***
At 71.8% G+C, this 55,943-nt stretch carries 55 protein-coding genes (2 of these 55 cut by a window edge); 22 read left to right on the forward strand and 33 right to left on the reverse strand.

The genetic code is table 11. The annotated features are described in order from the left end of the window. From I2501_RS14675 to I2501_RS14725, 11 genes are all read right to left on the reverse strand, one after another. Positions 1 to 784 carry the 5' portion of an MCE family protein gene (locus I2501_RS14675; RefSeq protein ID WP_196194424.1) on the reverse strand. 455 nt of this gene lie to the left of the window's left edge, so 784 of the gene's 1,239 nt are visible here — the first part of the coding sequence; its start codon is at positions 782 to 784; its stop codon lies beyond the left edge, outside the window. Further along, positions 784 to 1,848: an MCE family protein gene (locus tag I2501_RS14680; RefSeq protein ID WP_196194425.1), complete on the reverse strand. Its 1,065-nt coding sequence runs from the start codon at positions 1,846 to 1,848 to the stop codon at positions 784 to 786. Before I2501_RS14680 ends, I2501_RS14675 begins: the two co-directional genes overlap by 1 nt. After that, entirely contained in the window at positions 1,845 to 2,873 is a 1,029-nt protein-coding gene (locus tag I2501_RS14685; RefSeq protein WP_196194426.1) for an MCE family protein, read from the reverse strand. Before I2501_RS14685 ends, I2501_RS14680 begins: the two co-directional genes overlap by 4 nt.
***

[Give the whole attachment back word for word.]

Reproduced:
At 71.8% G+C, this 55,943-nt stretch carries 55 protein-coding genes (2 of these 55 cut by a window edge); 22 read left to right on the forward strand and 33 right to left on the reverse strand.

The genetic code is table 11. The annotated features are described in order from the left end of the window. From I2501_RS14675 to I2501_RS14725, 11 genes are all read right to left on the reverse strand, one after another. Positions 1 to 784 carry the 5' portion of an MCE family protein gene (locus I2501_RS14675; RefSeq protein ID WP_196194424.1) on the reverse strand. 455 nt of this gene lie to the left of the window's left edge, so 784 of the gene's 1,239 nt are visible here — the first part of the coding sequence; its start codon is at positions 782 to 784; its stop codon lies beyond the left edge, outside the window. Further along, positions 784 to 1,848: an MCE family protein gene (locus tag I2501_RS14680; RefSeq protein ID WP_196194425.1), complete on the reverse strand. Its 1,065-nt coding sequence runs from the start codon at positions 1,846 to 1,848 to the stop codon at positions 784 to 786. Before I2501_RS14680 ends, I2501_RS14675 begins: the two co-directional genes overlap by 1 nt. After that, entirely contained in the window at positions 1,845 to 2,873 is a 1,029-nt protein-coding gene (locus tag I2501_RS14685; RefSeq protein WP_196194426.1) for an MCE family protein, read from the reverse strand. Before I2501_RS14685 ends, I2501_RS14680 begins: the two co-directional genes overlap by 4 nt.